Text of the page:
Please share a bit about your favorite musical memory?  There are too many to count! However, one recent performance I found very meaningful was Northwestern SWE’s performance at the CBDNA National Convention in Kansas City. We performed a powerful program of repertoire that dealt with themes of identity, love, loss, hope, and innocence. To share this moment in a beautiful concert hall, surrounded by people I love, was truly stirring.

What’s on your iPod?  A little bit of everything! Recently, I’ve been listening to Bartok, Bon Iver, Kendrick Lamar, Debussy, Brand New, Caroline Shaw, and The War on Drugs. I also love folk music and Americana, but I’m always looking for something new to inspire me. New music is like fresh air!

Which composer/musician – past or present – would you most like to meet for a coffee and why?  Igor Stravinsky. As far as I can tell, The Rite of Spring is musical perfection, and The Soldier’s Tale is one of my all-time favorite pieces. Stravinsky worked in a vocabulary wholly distinct from his contemporaries, and his music still feels remarkably fresh to this day.

What does music mean to you?  Music is not meant to terminate on itself, but rather it must be leveraged to enact as much good in the world as it can. While I take tremendous joy in my own practicing and performance, I feel that music is something I can offer the world. It can bring peace or beauty into a world that desperately needs it, or it can provide a vessel for interacting with and processing the pain we encounter. Music can be a tremendous force for healing and for good. As the saying goes: “Perhaps it is music that will save the world.”

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What do you do to relax?  I love to bicycle, run (distances from 5k to the Marathon), and hike whenever possible. I find that enjoying a physical hobby allows me to channel the intensity of the music process in a way that energizes and refocuses me. I also try to spend as much time as I can with my wife and two kids! Together, we love to listen to records, cook, and watch movies – especially Finding Dory.

Do you have any advice for young musiciansLearn to love the grind! Music is a process, and even as we progress, we never really arrive. Each day we must strive to be better than the day before, and if we can learn to love the process – not just the results – then we have a real shot to love and make music for our whole lives.

Please share any thoughts that you may have about the Northshore Concert Band.  The Northshore Concert Band is amazing! During my Master’s Degree at Northwestern many years ago (I won’t tell you just how many!), we had the opportunity to perform a side-by-side of “Dionysiaques” with SWE and NCB. The love of music, excellence in performance, and community dynamic that NCB embodied have made that performance a treasured memory. I’m simply delighted to have the opportunity to collaborate with Mallory Thompson & the NCB for this upcoming concert!


A special thank you to Mr. Hudson for generously sharing with us his thoughts and experiences! Please visit his website at www.theandyhudson.com to learn more about this rising star!


Don’t miss Andy Hudson’s solo clarinet performance during Star Wars: A New Hope, 3:00 pm November 5, 2017 concert at Pick-Staiger Concert Hall on the beautiful Northwestern University campus in Evanston, Illinois.  Reserve your seat today!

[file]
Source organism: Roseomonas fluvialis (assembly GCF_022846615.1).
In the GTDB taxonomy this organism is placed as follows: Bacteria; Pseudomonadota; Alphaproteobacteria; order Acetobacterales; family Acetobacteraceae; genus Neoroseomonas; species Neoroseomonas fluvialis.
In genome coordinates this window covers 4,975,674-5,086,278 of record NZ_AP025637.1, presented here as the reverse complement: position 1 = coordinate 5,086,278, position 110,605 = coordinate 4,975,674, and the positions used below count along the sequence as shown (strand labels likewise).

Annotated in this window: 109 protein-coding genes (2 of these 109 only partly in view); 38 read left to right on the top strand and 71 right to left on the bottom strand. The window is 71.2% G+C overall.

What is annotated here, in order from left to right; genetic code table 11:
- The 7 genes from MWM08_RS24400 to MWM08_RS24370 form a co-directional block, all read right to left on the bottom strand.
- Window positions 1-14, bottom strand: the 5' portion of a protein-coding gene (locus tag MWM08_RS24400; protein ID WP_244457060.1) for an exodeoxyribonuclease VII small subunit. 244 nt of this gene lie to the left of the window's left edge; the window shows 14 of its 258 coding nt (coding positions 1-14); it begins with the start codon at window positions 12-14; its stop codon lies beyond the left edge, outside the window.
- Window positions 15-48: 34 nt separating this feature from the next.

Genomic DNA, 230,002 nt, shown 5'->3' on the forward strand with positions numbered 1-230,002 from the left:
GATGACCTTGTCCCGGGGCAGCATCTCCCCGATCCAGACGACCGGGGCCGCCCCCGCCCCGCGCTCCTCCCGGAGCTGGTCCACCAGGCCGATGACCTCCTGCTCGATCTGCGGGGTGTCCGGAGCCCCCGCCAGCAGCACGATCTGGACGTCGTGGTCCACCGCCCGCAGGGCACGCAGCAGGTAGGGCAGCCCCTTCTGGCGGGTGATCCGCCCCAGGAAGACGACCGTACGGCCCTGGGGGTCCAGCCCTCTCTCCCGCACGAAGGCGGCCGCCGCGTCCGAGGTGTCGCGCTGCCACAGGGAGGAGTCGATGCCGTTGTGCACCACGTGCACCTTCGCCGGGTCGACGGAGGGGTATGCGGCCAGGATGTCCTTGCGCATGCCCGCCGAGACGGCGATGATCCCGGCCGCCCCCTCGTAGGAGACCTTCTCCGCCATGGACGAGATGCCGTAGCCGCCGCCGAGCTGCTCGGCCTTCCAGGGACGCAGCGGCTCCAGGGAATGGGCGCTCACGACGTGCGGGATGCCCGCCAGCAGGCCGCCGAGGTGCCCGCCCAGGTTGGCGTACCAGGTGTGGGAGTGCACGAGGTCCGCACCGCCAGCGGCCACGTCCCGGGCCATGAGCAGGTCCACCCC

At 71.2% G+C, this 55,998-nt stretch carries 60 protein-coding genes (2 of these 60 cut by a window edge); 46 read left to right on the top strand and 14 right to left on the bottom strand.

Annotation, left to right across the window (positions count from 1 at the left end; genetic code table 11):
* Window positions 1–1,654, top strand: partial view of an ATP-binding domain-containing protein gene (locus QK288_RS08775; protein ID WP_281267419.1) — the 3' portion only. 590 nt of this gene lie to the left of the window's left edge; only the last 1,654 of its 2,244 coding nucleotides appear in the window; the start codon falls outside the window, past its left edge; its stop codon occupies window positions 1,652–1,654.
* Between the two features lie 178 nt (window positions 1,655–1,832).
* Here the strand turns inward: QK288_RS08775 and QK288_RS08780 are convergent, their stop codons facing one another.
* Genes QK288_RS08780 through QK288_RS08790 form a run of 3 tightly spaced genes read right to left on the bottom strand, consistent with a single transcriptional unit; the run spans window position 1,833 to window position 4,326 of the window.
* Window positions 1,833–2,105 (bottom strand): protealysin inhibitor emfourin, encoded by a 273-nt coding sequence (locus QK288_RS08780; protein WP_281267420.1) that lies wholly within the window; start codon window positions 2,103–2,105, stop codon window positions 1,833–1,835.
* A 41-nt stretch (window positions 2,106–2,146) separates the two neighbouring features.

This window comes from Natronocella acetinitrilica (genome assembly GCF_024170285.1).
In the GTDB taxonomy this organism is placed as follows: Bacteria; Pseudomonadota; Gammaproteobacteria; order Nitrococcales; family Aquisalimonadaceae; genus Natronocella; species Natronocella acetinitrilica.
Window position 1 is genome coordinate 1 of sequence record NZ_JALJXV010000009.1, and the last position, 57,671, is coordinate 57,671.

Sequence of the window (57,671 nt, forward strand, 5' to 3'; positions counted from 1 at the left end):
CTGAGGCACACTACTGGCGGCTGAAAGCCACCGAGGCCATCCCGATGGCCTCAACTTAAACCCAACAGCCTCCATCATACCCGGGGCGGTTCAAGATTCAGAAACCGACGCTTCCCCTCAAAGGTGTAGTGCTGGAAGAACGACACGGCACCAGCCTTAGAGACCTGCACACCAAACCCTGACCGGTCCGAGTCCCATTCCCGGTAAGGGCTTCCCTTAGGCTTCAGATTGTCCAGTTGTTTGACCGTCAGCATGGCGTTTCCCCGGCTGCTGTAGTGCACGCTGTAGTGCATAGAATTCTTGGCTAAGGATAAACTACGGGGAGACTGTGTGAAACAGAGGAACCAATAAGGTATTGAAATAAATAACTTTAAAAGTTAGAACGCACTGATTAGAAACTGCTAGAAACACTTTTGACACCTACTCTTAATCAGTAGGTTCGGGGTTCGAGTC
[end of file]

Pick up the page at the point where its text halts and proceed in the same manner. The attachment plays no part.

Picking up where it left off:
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Musicians & Music

Meet the extraordinary men and women of Northshore Concert Band who have dedicated their lives to making music!

KELLEY GOSSLER

Kelley Gossler

Kelley Gossler plays the Clarinet and has been with the Northshore Concert Band since 2011. She is a music teacher and lives in Chicago.

When and why did you start playing?  I started playing in 5th grade because almost everyone joined band!

What do you enjoy most about playing?  It’s fun, I love working towards a bigger goal and hearing everything come together.

Do you have a favorite musical memory? Too many to choose from!!!!

Who was your most influential music teacher?  It’s difficult to choose just one teacher! My first greatest influence was my high school band director, Mr. Bixby. He made music incredibly fun and pushed our band to play at a very high level which was very satisfying. Another incredible influence has been Dr. Thompson! She was my mentor during my graduate degree at Northwestern and has proven to be an incredible teacher and role model.

Do you have any advice for young musicians? Learning an instrument takes a lot of work! Keep on trying, ask for help, listen to great performers, and never give up! And of course, make sure you’re always having fun and enjoying what you’re doing.

What makes performing with Northshore Concert Band different than performing with other groups?  My two favorite things about Northshore Concert Band is our commitment to excellence and the wonderful camaraderie within the band.  

List three words to describe the Northshore Concert Band  Friends, music, challenge

 

Learn more about the Northshore Concert Band at http://www.northshoreband.org

Follow this blog to receive more informative and entertaining interviews of Northshore Concert Band members in this Musicians & Music series!

 

Musicians & Music

Meet the extraordinary men and women of Northshore Concert Band who have dedicated their lives to making music!

MANUEL RAMOS

Manuel Ramos

Manuel Ramos plays the Clarinet and has been with the Northshore Concert Band since 2015. He is a Private Lesson Coordinator at Merit School of Music and lives in Chicago, Illinois.

When and why did you start playing? I started when I was 10 years old because my friends and I wanted to join the school band!